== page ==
Calibration and colour management are very critical to all photographic activities, from the second you take your photo, to the time you process it and display or share it either in print or digital form.
Most people are not initially aware of colour management, until the picture in the camera doesn’t match the scene, the picture on the computer screen doesn’t match the camera, or the print doesn’t match what they see in either or both.
The least that can be done by any photographer is to have a monitor calibration device that calibrates the colours, brightness and contrast of their computer display. In this way they are at least sure that what they see on the screen will be matched by professional prints, and by any calibrated display.
To get the right colour from the scene requires either shooting a test shot at the scene using ideally a photographic grey card, or at least a white sheet of paper, and maybe a colour chart. This calibrates the camera at the scene or works in post-processing for RAW files.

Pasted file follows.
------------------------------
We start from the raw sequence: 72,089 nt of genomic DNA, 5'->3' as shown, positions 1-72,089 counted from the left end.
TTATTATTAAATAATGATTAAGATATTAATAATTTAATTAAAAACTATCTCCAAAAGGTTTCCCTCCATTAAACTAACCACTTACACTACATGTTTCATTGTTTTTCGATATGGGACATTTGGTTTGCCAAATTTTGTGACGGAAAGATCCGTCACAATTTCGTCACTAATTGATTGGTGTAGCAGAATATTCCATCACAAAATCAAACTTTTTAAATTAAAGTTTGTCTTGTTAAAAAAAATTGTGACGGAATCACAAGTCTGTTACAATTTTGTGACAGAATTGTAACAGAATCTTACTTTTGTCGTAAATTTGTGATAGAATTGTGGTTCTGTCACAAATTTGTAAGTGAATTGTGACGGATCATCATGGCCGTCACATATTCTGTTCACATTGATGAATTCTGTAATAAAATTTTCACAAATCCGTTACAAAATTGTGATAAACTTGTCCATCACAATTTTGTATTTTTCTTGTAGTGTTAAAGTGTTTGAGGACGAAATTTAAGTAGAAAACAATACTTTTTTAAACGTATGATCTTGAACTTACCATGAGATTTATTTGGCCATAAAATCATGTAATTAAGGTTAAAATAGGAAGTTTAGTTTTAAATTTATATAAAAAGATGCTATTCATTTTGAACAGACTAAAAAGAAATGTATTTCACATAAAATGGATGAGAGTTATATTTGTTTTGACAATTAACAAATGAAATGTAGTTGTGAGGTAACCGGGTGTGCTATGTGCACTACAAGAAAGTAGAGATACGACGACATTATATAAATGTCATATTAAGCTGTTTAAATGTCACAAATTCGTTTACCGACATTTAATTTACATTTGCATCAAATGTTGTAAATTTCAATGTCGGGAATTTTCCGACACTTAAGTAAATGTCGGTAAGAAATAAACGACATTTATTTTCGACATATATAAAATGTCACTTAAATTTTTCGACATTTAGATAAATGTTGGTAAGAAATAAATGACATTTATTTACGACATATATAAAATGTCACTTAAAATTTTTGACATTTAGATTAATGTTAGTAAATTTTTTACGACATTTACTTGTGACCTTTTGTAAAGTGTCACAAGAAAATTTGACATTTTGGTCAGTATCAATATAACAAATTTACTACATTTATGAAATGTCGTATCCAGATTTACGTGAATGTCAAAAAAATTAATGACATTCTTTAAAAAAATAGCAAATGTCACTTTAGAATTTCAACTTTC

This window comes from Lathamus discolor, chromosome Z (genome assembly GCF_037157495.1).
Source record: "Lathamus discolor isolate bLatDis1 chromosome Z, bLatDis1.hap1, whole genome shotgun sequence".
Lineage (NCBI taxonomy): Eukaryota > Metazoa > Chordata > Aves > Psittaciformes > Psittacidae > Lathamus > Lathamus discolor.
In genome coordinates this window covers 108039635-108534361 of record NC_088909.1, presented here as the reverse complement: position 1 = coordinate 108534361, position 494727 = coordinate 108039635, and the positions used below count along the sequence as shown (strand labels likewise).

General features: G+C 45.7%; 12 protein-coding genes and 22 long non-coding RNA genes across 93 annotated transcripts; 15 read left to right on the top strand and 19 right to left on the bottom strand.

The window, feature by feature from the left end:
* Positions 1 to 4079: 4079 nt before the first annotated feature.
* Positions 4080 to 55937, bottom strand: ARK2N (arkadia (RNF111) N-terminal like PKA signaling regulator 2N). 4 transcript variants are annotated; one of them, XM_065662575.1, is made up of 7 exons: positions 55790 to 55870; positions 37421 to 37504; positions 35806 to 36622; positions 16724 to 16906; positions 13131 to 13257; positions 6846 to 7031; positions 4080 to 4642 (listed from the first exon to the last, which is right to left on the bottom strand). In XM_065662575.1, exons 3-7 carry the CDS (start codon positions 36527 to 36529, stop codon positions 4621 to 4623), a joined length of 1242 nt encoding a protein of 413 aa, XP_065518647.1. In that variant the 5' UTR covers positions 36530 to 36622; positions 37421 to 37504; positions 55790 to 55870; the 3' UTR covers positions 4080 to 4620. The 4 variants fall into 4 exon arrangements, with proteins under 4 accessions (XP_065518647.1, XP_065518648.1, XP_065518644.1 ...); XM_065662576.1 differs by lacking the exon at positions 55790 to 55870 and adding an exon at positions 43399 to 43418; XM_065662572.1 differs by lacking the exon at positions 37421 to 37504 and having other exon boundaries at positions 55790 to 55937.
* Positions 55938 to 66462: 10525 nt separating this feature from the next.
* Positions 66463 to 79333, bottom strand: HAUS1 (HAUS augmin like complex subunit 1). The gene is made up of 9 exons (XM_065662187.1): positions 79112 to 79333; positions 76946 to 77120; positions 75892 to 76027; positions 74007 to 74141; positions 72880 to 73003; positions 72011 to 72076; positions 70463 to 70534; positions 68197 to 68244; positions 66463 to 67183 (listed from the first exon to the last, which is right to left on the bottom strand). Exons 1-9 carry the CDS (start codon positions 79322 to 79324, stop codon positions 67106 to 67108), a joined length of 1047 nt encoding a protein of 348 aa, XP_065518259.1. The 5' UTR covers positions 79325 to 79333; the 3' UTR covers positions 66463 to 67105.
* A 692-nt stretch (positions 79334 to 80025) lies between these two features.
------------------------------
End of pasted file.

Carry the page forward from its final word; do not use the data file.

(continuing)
The last bit is calibrating the printer, as the colour profiles change with change of paper and ink, and the generic manufacturer profiles don’t usually do a very accurate job. The spectrophotometers for scanning prints are not as cheap as the display ones, but once a colour profile is produced for the printer/ink/paper combination the result should match either the original scene or at least what has been captured in JPEG or RAW, before or after computer processing.
So have you calibrated your workflow yet ?